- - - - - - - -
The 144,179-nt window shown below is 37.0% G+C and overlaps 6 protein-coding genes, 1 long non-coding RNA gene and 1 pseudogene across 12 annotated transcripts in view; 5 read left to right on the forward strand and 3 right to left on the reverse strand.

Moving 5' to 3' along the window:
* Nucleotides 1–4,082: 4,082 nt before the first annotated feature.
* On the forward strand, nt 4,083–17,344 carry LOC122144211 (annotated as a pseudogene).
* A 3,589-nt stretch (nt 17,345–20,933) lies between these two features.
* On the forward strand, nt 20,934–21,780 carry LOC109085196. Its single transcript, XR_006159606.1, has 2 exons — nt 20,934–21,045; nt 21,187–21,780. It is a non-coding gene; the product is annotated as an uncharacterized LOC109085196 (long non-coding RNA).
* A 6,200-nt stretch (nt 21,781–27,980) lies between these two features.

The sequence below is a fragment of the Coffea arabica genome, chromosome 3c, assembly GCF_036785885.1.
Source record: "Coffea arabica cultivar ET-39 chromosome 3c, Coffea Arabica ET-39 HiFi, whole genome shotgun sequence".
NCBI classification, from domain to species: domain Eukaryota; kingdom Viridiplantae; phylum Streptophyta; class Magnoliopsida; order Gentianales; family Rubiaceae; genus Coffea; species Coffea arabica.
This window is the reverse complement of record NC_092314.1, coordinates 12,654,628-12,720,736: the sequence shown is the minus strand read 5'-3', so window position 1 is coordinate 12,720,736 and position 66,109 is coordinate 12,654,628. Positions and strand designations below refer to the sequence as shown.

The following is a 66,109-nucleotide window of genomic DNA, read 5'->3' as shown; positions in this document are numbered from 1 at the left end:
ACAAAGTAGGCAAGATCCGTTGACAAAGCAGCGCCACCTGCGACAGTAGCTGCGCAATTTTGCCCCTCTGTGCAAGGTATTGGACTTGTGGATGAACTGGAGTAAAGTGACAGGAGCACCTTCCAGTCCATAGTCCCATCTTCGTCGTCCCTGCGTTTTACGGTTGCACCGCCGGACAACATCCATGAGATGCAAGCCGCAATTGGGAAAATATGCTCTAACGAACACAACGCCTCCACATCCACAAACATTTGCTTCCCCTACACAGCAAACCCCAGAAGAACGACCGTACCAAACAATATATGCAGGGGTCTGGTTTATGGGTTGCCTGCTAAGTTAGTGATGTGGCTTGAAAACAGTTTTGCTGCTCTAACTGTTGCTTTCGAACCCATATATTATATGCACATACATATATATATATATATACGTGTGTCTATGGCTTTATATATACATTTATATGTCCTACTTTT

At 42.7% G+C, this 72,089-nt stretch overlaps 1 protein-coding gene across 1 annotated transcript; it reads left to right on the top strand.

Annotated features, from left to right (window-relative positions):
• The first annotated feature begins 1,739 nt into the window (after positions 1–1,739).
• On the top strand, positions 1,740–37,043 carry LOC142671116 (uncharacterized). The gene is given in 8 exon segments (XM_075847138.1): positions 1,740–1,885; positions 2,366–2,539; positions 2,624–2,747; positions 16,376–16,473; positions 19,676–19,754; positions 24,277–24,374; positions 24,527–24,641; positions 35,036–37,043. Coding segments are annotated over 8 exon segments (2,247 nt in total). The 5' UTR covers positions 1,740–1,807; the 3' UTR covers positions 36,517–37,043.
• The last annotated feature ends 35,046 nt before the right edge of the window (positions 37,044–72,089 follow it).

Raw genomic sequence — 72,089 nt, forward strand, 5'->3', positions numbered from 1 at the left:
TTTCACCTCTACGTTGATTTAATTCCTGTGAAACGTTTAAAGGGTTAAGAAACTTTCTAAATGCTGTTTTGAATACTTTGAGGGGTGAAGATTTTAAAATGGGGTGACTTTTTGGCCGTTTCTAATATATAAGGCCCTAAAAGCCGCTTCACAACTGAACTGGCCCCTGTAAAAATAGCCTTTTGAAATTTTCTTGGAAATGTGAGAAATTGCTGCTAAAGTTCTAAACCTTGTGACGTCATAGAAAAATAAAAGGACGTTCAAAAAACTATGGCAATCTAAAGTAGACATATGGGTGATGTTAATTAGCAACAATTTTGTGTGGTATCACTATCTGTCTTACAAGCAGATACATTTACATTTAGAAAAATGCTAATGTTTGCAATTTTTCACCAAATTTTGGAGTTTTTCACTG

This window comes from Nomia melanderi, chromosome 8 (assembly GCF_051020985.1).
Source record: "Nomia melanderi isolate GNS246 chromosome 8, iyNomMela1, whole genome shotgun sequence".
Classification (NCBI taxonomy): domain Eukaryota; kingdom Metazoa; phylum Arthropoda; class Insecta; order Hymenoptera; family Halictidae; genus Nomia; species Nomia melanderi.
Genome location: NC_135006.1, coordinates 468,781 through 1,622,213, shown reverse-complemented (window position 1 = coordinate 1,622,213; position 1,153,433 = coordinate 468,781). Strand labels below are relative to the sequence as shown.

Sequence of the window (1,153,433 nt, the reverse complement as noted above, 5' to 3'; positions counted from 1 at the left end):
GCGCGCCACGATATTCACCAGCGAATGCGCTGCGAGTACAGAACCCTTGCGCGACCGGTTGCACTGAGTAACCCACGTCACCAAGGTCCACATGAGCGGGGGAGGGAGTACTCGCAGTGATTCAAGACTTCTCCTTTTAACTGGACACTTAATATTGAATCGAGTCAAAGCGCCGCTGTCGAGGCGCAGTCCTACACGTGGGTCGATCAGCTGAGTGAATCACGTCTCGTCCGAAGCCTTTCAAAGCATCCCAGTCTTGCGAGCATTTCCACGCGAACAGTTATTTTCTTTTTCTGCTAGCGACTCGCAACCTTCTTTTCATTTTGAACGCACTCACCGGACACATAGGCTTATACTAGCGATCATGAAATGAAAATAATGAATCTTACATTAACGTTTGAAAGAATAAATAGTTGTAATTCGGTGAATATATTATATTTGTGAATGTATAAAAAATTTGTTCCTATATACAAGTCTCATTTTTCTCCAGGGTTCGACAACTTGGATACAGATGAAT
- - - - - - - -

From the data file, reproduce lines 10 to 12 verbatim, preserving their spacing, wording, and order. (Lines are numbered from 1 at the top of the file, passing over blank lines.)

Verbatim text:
NCBI classification, from domain to species: domain Eukaryota; kingdom Viridiplantae; phylum Streptophyta; class Magnoliopsida; order Gentianales; family Rubiaceae; genus Coffea; species Coffea arabica.
This window is the reverse complement of record NC_092314.1, coordinates 12,654,628-12,720,736: the sequence shown is the minus strand read 5'-3', so window position 1 is coordinate 12,720,736 and position 66,109 is coordinate 12,654,628. Positions and strand designations below refer to the sequence as shown.

The following is a 66,109-nucleotide window of genomic DNA, read 5'->3' as shown; positions in this document are numbered from 1 at the left end: